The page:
• Use of muscle-building supplements
  • Overexercise
  • Adherence to a restrictive dietary plan, even if it is branded as healthy, such as a paleo or ketogenic diet or a dietary “cleanse”

While these signs are indicators of a possible eating disorder, EDs are important to diagnose within the context of the patient’s health and history. For example, EDs are more likely to appear in children who also have a history of substance abuse, who mature more quickly than their peers, who are a sexual minority or who are transgender, or who have a history of a chronic health condition which requires dietary control (such as diabetes, cystic fibrosis, or inflammatory bowel disease).

Disordered eating becomes even harder to identify if the patient disguises their habits or does not display otherwise traditional symptoms of disordered eating. Even diets and habits which are otherwise healthy, such as vegetarianism or training for a sport, can be signs of an eating disorder if the patient is using diet or exercise as a means to unhealthy weight loss.

With such a breadth of demographics and in circumstances, eating disorders can be difficult to diagnose, especially if concealed by the patient. This is why it’s crucial for pediatricians to adjust their expectations as to where ED can occur, and for consistent, thorough screening tools.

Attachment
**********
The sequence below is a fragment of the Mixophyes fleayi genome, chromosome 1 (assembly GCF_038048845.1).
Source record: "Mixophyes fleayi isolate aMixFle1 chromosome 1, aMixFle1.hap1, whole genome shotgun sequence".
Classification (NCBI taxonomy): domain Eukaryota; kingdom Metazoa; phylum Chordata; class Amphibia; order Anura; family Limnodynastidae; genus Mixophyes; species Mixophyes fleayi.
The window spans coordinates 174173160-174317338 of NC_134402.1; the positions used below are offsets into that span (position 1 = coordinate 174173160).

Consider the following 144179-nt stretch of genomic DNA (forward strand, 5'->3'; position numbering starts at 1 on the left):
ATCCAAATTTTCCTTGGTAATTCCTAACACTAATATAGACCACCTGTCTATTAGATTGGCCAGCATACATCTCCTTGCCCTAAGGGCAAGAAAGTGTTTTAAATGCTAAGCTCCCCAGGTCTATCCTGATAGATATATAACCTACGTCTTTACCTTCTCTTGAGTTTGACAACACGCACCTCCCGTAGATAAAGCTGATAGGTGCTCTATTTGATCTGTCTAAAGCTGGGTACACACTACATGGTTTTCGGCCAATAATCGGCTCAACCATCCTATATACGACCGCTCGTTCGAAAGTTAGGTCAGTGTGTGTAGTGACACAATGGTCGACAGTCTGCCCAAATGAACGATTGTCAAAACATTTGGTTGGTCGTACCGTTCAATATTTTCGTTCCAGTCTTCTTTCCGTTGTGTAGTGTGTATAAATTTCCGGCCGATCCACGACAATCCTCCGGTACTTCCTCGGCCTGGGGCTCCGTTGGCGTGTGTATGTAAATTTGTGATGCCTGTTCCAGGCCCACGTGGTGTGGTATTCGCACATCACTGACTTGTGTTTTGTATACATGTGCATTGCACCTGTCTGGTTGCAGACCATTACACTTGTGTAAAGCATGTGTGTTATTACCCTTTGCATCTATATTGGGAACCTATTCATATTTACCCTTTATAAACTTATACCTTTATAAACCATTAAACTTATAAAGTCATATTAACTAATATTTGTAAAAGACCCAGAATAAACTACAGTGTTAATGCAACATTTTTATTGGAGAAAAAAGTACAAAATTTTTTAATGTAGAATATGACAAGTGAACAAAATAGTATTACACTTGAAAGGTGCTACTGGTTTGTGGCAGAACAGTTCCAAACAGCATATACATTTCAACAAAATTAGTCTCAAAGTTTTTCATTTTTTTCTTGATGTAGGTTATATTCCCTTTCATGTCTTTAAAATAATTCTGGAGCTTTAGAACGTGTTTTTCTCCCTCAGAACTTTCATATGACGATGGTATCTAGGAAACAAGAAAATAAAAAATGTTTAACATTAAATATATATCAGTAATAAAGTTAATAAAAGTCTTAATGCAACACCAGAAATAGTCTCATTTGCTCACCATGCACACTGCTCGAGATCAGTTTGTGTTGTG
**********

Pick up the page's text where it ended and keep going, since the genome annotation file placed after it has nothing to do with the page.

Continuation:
Eating Disorder Recovery: Coordinating Care

Annual wellness visits and sports physicals are excellent opportunities to screen for eating disorders. Visit the Bright Futures guidelines for an excellent screening guide. The first step in an eating disorder recovery care plan is a psychosocial and medical review, where the patient’s pediatrician will then decide if outpatient or inpatient care is best. The best outpatient recovery care involves coordinating with a healthcare team, the patient, and the family for the best possible support and guidance.

Depending on your practice’s resources, you may wish to coordinate care for a patient with an ED with a dietician, as well as a mental health professional such as a counselor or psychologist. Families may also find support through organizations such as the National Association of Anorexia Nervosa and Associated Disorders (ANAD), or the Academy for Eating Disorders.

While coordinating care is important, pediatricians can act as a cornerstone of the patient’s care team over their recovery period. Circumstances will vary, but beyond tracking vitals over time, providers could offer supervised care that helps fit the patients needs -- for example, taking blind vitals and weight, or offering longer visits for the patient and their family.

During these crucial conversations, pediatricians can help guide families to provide support by instructing them to avoid critical comments about body image or weight, focus on health instead of weight loss or gain, support the patient’s treatment plan, and discuss ideas about how media and culture can idealize certain body types. Pediatricians can also alert school personnel for signs to watch for, and when the practice should be called.

A renewed look at how your practice screens for eating disorders can help catch signs early, providing treatment and support for patients as soon as possible. Coordinated care takes a great team -- if you’re thinking of integrating care with another professional such as a counselor or pediatric psychiatrist, check out PCC’s ebook to learn how your practice can integrate behavioral healthcare at any budget.

Allie Squires

Allie Squires is PCC's Marketing Content Writer and a transplant from upstate New York. She holds a master's in Professional Writing from NYU.